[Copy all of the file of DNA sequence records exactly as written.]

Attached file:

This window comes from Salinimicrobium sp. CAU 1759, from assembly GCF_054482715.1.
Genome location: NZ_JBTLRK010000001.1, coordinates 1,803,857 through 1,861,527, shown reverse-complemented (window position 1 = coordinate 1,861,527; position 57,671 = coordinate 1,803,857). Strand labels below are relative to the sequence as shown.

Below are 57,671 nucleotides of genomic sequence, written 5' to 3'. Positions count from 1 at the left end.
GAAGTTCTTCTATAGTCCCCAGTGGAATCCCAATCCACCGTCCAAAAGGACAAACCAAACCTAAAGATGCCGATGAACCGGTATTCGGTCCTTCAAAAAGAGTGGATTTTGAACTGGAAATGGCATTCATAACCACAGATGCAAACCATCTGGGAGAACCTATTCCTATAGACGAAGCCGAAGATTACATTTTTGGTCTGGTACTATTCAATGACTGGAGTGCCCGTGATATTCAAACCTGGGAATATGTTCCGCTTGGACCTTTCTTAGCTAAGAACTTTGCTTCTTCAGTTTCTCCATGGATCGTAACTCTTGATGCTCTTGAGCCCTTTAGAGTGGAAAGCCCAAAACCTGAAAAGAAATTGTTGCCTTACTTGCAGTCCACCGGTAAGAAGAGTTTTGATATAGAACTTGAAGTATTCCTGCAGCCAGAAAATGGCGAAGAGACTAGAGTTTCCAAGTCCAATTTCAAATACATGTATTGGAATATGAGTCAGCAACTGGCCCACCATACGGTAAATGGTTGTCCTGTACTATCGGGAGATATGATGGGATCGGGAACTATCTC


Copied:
This window comes from Salinimicrobium sp. CAU 1759, from assembly GCF_054482715.1.
Genome location: NZ_JBTLRK010000001.1, coordinates 1,803,857 through 1,861,527, shown reverse-complemented (window position 1 = coordinate 1,861,527; position 57,671 = coordinate 1,803,857). Strand labels below are relative to the sequence as shown.

Below are 57,671 nucleotides of genomic sequence, written 5' to 3'. Positions count from 1 at the left end.
GAAGTTCTTCTATAGTCCCCAGTGGAATCCCAATCCACCGTCCAAAAGGACAAACCAAACCTAAAGATGCCGATGAACCGGTATTCGGTCCTTCAAAAAGAGTGGATTTTGAACTGGAAATGGCATTCATAACCACAGATGCAAACCATCTGGGAGAACCTATTCCTATAGACGAAGCCGAAGATTACATTTTTGGTCTGGTACTATTCAATGACTGGAGTGCCCGTGATATTCAAACCTGGGAATATGTTCCGCTTGGACCTTTCTTAGCTAAGAACTTTGCTTCTTCAGTTTCTCCATGGATCGTAACTCTTGATGCTCTTGAGCCCTTTAGAGTGGAAAGCCCAAAACCTGAAAAGAAATTGTTGCCTTACTTGCAGTCCACCGGTAAGAAGAGTTTTGATATAGAACTTGAAGTATTCCTGCAGCCAGAAAATGGCGAAGAGACTAGAGTTTCCAAGTCCAATTTCAAATACATGTATTGGAATATGAGTCAGCAACTGGCCCACCATACGGTAAATGGTTGTCCTGTACTATCGGGAGATATGATGGGATCGGGAACTATCTC